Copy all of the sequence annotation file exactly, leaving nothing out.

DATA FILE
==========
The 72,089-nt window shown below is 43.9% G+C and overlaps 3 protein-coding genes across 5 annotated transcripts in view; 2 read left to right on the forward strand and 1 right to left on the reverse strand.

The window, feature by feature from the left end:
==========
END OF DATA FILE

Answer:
The 72,089-nt window shown below is 43.9% G+C and overlaps 3 protein-coding genes across 5 annotated transcripts in view; 2 read left to right on the forward strand and 1 right to left on the reverse strand.

The window, feature by feature from the left end: